So, a little bloggage:
The White House jumper was 42 and sounds like he had an undiagnosed case of schizophrenia and/or PTSD, if his fear that he did the deed because the president needed to be informed of a “collapsing atmosphere” is to be believed. Another win for the piss-poor mental-health safety net in the U.S. of A.
Starbucks Nation vs. Chik-fil-A Country? Screw you, Meet the Press.
Since y’all have been enjoying MichaelG’s Barcelona travelogue so much, you might enjoy the pix ‘n’ words of our own J.C.’s wife, Sammy, as the two of them enjoy a month in Italy. They’re in Rome now.
As for me, back into it.
I was reading MichaelG’s vivid account of his trip to Barcelona in the previous thread, feeling, as the kids on the internet say, all the feels – happiness, envy, nostalgia. It was the comment about flying first class that did it. I’ve done so exactly once, and it came via the way many people who don’t generally fly first class get on the other side of the curtain.
I was leaving Key West in September 1980. You Floridians know what September is like at that latitude. Miserable. It’s hurricane season, the islands drenched in the hot breath of the African coast, and even though there were no storms that week, I vividly remember thinking I have never been this hot before, and if I have anything to say about it, never will be again. I went down because I had vacation time and no plans, but two friends in the Keys. Gay men, of course. One, my dear old friend Jeff, is now dead and I expect the other one, his roommate Dennis, is too, but you never know.
Our last night, we stayed up all night, doing what you do in Key West, what we did all week: We started at one bar with all the other gay men and fag hags in town, then, as if on a signal, decamped for another bar, and then, as if on another signal, left for the place everybody closed down: The Monster. We danced and danced and danced and partied and partied and partied with the people who had become MY BEST FRIENDS EVER in the course of a week. They included one sweet young man, who’d come to the Keys from Wyoming, thinking he’d find an easier place to be gay there. He was hanging with some German guy, and there was a real cutie named Les, who worked as a bartender at the in-between bar and called me “baby.” Wyoming man paid me the ultimate compliment: “If I were straight, you’d be the woman for me.” How can you not love that? I did, but then, it was a very strange week in all ways. (I see now that he probably said that to all the girls.) Several nights in a row, walking home from the Monster, Jeff would see me to the door of their rented hovel and then peel off to have a nightcap in the baths, no doubt nurturing the virus that would kill him a few years later.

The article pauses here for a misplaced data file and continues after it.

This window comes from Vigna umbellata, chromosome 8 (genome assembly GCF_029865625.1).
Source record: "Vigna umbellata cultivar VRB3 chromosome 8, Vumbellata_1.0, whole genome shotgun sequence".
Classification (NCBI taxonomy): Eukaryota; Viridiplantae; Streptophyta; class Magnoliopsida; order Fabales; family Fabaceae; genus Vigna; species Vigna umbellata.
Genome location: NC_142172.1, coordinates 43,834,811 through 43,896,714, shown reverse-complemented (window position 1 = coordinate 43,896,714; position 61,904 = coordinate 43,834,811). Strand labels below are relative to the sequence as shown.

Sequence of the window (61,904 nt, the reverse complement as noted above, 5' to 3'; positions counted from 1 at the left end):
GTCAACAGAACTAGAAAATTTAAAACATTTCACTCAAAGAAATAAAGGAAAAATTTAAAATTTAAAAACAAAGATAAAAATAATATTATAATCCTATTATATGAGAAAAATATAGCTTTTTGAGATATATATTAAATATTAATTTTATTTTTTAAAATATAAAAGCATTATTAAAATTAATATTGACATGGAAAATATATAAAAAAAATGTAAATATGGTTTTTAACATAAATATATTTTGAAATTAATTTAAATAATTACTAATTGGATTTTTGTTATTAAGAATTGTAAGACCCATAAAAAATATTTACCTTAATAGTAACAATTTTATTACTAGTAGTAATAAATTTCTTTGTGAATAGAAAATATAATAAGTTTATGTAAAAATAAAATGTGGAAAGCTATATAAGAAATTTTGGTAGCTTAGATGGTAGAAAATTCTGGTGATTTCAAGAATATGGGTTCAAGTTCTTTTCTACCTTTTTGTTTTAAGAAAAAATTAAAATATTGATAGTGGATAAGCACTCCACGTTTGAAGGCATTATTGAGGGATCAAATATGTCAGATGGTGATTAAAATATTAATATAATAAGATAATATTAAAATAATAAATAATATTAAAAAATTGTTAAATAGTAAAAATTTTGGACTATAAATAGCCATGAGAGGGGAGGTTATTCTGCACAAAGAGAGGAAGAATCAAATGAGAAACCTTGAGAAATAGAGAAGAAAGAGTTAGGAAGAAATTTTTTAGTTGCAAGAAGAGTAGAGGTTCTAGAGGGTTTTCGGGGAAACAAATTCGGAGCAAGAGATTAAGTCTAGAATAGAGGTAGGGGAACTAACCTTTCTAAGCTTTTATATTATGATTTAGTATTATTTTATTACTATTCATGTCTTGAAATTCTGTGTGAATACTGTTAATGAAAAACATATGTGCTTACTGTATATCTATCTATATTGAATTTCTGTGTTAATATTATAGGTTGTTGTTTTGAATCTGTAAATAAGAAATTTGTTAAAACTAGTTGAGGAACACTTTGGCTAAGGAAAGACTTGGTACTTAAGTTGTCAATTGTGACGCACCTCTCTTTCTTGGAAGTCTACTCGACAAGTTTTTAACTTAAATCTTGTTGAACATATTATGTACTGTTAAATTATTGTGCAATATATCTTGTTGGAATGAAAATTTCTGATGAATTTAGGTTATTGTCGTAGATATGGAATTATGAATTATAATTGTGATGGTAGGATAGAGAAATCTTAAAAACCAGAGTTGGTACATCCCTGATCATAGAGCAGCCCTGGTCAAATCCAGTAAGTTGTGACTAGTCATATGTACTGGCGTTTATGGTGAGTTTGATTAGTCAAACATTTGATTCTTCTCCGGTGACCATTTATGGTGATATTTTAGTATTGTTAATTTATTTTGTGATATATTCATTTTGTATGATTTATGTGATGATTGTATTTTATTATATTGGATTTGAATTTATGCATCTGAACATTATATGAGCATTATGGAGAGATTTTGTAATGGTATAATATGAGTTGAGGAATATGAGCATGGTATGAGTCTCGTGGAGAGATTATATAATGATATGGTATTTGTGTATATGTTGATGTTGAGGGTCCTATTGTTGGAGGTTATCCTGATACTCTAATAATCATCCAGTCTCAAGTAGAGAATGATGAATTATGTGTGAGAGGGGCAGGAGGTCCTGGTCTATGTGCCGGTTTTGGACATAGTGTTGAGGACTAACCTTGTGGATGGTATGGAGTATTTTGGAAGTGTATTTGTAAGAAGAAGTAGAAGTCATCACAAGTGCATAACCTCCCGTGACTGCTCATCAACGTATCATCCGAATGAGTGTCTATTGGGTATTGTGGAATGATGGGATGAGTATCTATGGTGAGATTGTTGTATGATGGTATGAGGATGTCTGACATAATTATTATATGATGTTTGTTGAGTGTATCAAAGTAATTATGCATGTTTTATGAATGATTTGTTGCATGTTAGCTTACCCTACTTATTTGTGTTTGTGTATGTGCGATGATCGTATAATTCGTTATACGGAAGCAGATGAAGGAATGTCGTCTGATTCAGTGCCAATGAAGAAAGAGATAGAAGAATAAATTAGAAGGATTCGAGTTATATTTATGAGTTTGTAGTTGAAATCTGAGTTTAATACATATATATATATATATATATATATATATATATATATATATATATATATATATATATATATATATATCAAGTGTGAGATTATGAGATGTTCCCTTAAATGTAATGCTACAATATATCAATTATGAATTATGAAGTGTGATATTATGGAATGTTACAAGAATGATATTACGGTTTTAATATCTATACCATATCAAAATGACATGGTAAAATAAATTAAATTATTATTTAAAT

On this last night, we decided to stay up because my flight was at 8 a.m. and why not? What, you’re going to bed at 3 and then getting up three hours later?
I don’t even remember what we did, only that it was the hottest night ever, and Jeff dropped me at the airport around 7, with the sun rising on another steamy one, and I stumbled aboard the plane wearing sunglasses and the next thing I knew, the stewardesses were asking one another, “Do you smell jet fuel?”
Something was wrong with the plane. They had to send another one down from Miami, and I missed my connection back to Ohio, and in the rebooking, I heard those magical words: “We can get you there, but you’ll have to fly first class.” Have to! Really? I guess I can manage.
I don’t think I took off my sunglasses the whole time. Staying up all night does odd things to your perception, especially when you’ve been drinking for hours and hours. I wasn’t drunk, though — I’d gotten to that place where I seemed to be burning the alcohol at the same rate I was consuming it, the highly sought-after state of equilibrium.
The stewardess kept bringing me bloody Marys, anyway. Bloody Marys and food that was sort of edible and real silverware, not plastic. Plus pillows and blankets and a nice seat mate who could talk about this and that. It was all sort of “Miami Vice” years before the show appeared, and when they announced our descent into Columbus, I was sort of sad. I could have stayed on that flight forever.
Have a great trip, MichaelG. That ham you spoke of? I had a tiny scrap of it in Ann Arbor, at a snooty wine store that kept a couple in the back room. Don’t think of the per-kilo price, because all you eat is a little at a time. Just enjoy it.
Today on the bus, I overheard two guys talking about bike routes from the Pointes to downtown, and I butted in and made some suggestions. They seemed surprised that this old bag was the one whose bike was on the rack on the front of the bus, and maybe this is why: There’s a gender gap in cycling. Well, damn, there shouldn’t be. Especially during a week like this.
I guess by the time you read this, the Scottish independence vote will be in full swing. I don’t know a lot about it, but my gut is with the No faction — the better-together people. Someone, make the case for independence, because I don’t see it being good for anyone now.
The blogger at Gin & Tacos lives in Peoria, and his local paper sounds a lot like the one I used to work for. The one I’m embarrassed to even acknowledge now.
Enjoy the rest of the week, all.